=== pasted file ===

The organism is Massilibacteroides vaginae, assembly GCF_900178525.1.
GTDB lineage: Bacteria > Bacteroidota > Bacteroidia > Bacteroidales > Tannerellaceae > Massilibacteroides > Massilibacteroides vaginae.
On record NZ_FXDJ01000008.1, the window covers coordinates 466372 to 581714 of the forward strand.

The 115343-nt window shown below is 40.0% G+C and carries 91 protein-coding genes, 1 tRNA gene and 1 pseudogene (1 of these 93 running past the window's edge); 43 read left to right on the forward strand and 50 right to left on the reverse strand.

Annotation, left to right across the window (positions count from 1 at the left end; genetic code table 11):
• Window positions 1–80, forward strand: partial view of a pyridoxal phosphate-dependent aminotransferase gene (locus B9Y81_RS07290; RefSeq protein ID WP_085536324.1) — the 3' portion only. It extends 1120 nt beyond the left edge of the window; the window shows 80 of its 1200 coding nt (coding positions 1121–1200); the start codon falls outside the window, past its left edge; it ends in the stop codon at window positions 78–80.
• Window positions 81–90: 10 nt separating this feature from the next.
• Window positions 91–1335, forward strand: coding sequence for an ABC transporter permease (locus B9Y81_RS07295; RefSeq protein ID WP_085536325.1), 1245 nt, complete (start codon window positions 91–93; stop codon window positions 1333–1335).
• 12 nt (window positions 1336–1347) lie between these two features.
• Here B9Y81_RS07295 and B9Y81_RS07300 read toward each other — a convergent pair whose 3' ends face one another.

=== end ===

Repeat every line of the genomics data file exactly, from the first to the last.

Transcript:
The organism is Massilibacteroides vaginae, assembly GCF_900178525.1.
GTDB lineage: Bacteria > Bacteroidota > Bacteroidia > Bacteroidales > Tannerellaceae > Massilibacteroides > Massilibacteroides vaginae.
On record NZ_FXDJ01000008.1, the window covers coordinates 466372 to 581714 of the forward strand.

The 115343-nt window shown below is 40.0% G+C and carries 91 protein-coding genes, 1 tRNA gene and 1 pseudogene (1 of these 93 running past the window's edge); 43 read left to right on the forward strand and 50 right to left on the reverse strand.

Annotation, left to right across the window (positions count from 1 at the left end; genetic code table 11):
• Window positions 1–80, forward strand: partial view of a pyridoxal phosphate-dependent aminotransferase gene (locus B9Y81_RS07290; RefSeq protein ID WP_085536324.1) — the 3' portion only. It extends 1120 nt beyond the left edge of the window; the window shows 80 of its 1200 coding nt (coding positions 1121–1200); the start codon falls outside the window, past its left edge; it ends in the stop codon at window positions 78–80.
• Window positions 81–90: 10 nt separating this feature from the next.
• Window positions 91–1335, forward strand: coding sequence for an ABC transporter permease (locus B9Y81_RS07295; RefSeq protein ID WP_085536325.1), 1245 nt, complete (start codon window positions 91–93; stop codon window positions 1333–1335).
• 12 nt (window positions 1336–1347) lie between these two features.
• Here B9Y81_RS07295 and B9Y81_RS07300 read toward each other — a convergent pair whose 3' ends face one another.